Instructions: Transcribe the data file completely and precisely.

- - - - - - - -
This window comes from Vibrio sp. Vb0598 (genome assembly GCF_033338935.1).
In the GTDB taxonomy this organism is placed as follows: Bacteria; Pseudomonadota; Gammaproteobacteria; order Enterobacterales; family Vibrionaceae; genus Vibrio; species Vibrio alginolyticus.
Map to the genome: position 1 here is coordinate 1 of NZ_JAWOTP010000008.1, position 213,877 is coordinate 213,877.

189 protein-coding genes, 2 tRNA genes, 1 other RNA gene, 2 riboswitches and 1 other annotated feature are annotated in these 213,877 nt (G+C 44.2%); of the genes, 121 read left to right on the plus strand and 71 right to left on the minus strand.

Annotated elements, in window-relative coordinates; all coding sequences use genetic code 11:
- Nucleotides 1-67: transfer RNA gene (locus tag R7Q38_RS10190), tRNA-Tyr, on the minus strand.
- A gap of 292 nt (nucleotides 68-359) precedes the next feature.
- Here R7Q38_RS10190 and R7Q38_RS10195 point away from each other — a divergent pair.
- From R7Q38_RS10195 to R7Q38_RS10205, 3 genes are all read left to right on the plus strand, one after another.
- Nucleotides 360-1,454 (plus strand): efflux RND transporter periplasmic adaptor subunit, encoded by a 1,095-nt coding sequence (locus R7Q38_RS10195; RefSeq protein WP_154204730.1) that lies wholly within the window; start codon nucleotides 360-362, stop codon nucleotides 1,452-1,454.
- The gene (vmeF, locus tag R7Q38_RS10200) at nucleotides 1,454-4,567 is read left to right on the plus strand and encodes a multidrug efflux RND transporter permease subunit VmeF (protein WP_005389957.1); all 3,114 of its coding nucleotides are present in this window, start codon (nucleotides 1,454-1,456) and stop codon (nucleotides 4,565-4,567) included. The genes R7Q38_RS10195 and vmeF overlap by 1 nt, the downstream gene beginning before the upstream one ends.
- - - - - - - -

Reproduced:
This window comes from Vibrio sp. Vb0598 (genome assembly GCF_033338935.1).
In the GTDB taxonomy this organism is placed as follows: Bacteria; Pseudomonadota; Gammaproteobacteria; order Enterobacterales; family Vibrionaceae; genus Vibrio; species Vibrio alginolyticus.
Map to the genome: position 1 here is coordinate 1 of NZ_JAWOTP010000008.1, position 213,877 is coordinate 213,877.

189 protein-coding genes, 2 tRNA genes, 1 other RNA gene, 2 riboswitches and 1 other annotated feature are annotated in these 213,877 nt (G+C 44.2%); of the genes, 121 read left to right on the plus strand and 71 right to left on the minus strand.

Annotated elements, in window-relative coordinates; all coding sequences use genetic code 11:
- Nucleotides 1-67: transfer RNA gene (locus tag R7Q38_RS10190), tRNA-Tyr, on the minus strand.
- A gap of 292 nt (nucleotides 68-359) precedes the next feature.
- Here R7Q38_RS10190 and R7Q38_RS10195 point away from each other — a divergent pair.
- From R7Q38_RS10195 to R7Q38_RS10205, 3 genes are all read left to right on the plus strand, one after another.
- Nucleotides 360-1,454 (plus strand): efflux RND transporter periplasmic adaptor subunit, encoded by a 1,095-nt coding sequence (locus R7Q38_RS10195; RefSeq protein WP_154204730.1) that lies wholly within the window; start codon nucleotides 360-362, stop codon nucleotides 1,452-1,454.
- The gene (vmeF, locus tag R7Q38_RS10200) at nucleotides 1,454-4,567 is read left to right on the plus strand and encodes a multidrug efflux RND transporter permease subunit VmeF (protein WP_005389957.1); all 3,114 of its coding nucleotides are present in this window, start codon (nucleotides 1,454-1,456) and stop codon (nucleotides 4,565-4,567) included. The genes R7Q38_RS10195 and vmeF overlap by 1 nt, the downstream gene beginning before the upstream one ends.